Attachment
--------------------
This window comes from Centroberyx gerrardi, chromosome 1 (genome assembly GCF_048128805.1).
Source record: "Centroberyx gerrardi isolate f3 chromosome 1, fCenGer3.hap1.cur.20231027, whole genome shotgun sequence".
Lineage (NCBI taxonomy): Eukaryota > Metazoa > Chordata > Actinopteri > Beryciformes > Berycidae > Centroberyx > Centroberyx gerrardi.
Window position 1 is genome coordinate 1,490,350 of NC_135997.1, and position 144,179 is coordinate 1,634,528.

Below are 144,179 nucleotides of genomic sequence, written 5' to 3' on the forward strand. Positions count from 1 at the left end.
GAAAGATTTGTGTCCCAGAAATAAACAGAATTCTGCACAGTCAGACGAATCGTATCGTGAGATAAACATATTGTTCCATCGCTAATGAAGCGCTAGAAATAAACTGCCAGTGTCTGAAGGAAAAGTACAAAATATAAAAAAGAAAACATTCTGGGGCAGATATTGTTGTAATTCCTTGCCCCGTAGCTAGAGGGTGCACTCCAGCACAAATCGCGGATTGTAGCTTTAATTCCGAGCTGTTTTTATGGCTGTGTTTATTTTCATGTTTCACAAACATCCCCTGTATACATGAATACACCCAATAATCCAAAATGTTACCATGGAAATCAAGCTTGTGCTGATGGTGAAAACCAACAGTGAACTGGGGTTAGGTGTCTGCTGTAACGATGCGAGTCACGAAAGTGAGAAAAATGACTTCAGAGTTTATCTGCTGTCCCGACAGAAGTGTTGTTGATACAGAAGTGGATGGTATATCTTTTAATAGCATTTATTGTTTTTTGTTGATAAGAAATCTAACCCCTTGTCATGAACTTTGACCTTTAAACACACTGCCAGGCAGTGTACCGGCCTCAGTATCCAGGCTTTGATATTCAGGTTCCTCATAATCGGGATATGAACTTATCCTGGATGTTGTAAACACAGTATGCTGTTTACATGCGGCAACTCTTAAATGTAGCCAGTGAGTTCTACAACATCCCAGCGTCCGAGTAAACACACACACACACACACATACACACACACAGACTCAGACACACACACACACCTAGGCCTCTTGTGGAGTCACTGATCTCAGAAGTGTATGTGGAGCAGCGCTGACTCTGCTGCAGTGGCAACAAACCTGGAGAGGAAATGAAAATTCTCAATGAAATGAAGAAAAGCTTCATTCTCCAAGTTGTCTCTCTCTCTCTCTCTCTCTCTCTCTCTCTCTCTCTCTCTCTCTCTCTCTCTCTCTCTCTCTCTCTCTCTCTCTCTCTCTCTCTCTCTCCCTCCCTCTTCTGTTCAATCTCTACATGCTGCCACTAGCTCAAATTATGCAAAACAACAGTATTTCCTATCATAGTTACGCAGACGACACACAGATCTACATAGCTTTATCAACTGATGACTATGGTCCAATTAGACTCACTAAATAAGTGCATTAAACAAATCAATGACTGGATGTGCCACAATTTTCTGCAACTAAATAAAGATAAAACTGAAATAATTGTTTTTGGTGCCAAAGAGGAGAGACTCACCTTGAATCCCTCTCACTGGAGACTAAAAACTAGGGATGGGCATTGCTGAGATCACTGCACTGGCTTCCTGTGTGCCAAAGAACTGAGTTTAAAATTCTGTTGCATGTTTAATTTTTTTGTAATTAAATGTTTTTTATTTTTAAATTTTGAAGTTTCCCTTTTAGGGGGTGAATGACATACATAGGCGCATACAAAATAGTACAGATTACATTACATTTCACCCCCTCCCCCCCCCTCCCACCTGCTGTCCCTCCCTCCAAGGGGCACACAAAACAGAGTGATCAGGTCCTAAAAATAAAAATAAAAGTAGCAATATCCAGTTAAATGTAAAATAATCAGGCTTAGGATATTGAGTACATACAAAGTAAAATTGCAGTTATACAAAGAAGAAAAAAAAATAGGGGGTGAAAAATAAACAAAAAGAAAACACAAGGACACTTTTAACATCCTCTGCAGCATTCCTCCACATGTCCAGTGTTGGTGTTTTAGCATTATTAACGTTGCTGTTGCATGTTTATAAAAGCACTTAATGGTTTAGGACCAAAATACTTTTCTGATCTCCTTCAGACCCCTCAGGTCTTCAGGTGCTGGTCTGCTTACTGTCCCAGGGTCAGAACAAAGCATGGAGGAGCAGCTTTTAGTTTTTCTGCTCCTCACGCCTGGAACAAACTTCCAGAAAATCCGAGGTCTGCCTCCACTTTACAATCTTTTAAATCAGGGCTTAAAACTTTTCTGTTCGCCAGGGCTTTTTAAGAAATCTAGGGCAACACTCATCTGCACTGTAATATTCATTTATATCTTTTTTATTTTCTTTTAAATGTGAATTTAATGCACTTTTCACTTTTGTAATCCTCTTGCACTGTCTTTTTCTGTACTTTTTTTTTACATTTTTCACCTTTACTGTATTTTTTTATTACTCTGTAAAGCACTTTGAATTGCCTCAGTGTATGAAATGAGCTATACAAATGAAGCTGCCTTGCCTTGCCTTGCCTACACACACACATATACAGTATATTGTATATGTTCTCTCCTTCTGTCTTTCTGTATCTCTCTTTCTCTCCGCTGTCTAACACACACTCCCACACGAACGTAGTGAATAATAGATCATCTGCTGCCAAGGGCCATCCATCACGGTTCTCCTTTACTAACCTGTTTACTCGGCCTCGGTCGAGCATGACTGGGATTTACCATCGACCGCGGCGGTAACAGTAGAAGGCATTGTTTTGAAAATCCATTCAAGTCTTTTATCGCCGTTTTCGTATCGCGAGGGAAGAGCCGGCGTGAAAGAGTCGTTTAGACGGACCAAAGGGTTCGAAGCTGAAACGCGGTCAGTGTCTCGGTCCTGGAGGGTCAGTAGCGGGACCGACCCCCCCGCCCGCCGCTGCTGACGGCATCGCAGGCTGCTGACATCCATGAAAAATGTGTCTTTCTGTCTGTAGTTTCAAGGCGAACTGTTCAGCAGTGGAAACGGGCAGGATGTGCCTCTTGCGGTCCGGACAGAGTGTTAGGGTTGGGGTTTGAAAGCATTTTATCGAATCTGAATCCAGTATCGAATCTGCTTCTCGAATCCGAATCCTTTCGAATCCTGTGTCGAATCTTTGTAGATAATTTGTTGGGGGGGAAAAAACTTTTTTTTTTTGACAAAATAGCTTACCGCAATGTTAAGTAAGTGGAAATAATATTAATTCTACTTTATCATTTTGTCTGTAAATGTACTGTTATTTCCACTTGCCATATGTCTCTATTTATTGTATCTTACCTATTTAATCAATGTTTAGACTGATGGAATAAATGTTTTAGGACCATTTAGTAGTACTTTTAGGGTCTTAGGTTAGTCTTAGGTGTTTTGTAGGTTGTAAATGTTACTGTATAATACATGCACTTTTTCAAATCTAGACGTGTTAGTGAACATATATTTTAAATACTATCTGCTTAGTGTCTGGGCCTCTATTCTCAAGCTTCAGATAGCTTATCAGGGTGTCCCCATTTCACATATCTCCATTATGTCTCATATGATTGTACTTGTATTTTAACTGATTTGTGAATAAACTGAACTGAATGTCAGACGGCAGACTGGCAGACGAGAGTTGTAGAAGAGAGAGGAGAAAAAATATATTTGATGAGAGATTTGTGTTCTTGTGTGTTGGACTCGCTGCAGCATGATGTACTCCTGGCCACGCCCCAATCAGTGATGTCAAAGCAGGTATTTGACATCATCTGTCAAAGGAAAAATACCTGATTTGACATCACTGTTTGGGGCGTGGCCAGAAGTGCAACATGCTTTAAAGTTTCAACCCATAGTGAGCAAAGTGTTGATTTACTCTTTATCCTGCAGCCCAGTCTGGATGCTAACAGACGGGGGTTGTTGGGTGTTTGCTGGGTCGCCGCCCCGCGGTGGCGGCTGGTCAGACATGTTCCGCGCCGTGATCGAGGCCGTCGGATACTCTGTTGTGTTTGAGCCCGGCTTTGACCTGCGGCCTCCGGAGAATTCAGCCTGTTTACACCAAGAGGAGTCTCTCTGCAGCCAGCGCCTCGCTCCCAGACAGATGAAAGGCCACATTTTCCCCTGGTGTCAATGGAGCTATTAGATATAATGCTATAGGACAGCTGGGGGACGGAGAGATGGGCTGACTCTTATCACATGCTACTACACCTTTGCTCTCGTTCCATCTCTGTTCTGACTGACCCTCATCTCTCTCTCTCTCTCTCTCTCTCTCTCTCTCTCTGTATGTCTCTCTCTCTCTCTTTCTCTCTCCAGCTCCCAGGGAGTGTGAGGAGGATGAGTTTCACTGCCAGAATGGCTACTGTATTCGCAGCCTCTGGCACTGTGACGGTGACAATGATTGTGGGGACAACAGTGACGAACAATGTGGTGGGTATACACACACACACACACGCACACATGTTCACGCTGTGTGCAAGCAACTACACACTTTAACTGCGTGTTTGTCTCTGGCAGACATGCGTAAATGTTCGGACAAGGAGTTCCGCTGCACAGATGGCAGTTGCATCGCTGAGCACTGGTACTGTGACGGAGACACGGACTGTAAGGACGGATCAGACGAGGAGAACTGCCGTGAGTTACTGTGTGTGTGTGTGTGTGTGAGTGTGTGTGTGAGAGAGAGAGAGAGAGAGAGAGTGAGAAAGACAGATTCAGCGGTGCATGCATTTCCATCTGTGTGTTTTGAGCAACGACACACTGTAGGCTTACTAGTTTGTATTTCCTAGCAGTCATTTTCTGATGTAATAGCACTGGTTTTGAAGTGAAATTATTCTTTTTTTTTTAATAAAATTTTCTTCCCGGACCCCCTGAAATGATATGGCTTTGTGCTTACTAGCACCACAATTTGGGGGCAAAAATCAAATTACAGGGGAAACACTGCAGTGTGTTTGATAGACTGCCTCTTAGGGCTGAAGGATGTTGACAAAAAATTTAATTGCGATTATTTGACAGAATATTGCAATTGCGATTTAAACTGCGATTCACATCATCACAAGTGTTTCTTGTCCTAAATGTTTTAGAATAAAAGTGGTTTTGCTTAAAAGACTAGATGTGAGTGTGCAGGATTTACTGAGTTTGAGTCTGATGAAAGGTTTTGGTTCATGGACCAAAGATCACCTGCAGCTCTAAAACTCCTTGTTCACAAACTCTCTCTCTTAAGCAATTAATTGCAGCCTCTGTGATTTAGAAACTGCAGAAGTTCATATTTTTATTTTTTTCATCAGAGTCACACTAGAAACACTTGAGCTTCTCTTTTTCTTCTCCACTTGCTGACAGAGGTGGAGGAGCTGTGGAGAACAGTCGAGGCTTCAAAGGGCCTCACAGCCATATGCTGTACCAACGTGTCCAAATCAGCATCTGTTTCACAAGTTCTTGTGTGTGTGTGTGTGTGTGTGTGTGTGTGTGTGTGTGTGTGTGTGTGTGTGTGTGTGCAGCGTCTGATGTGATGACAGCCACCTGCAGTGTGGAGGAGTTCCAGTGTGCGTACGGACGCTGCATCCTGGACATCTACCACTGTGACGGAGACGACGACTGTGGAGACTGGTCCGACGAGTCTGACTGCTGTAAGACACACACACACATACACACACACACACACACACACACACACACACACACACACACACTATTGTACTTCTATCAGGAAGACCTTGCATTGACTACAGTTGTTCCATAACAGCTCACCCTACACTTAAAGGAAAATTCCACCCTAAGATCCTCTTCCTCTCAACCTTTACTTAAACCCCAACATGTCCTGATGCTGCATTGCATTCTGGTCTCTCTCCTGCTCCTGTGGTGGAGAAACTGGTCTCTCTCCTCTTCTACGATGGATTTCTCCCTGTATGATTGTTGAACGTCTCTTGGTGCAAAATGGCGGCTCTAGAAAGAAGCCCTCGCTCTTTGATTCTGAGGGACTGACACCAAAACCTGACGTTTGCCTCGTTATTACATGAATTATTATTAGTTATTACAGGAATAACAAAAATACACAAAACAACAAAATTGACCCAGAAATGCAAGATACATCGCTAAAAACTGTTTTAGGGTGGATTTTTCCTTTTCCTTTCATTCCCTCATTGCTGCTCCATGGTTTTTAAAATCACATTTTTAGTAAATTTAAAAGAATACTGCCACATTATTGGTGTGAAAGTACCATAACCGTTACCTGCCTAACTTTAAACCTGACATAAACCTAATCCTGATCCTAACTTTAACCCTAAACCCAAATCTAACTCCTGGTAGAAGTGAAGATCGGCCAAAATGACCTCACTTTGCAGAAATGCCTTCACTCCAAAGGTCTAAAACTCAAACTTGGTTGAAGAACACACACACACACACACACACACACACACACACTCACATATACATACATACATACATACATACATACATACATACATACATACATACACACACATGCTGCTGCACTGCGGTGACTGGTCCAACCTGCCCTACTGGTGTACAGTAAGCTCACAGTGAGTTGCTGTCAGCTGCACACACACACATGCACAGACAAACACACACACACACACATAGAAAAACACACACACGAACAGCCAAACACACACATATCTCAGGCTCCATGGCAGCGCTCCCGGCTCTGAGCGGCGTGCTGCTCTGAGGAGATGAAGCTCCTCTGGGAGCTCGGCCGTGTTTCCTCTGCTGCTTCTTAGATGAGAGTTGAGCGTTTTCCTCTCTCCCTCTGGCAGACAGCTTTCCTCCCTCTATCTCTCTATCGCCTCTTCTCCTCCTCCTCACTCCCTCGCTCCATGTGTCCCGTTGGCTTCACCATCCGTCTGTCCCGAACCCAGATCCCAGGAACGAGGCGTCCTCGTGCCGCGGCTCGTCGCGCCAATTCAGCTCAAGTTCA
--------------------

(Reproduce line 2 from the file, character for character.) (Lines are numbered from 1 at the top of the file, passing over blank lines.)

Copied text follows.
Source record: "Centroberyx gerrardi isolate f3 chromosome 1, fCenGer3.hap1.cur.20231027, whole genome shotgun sequence".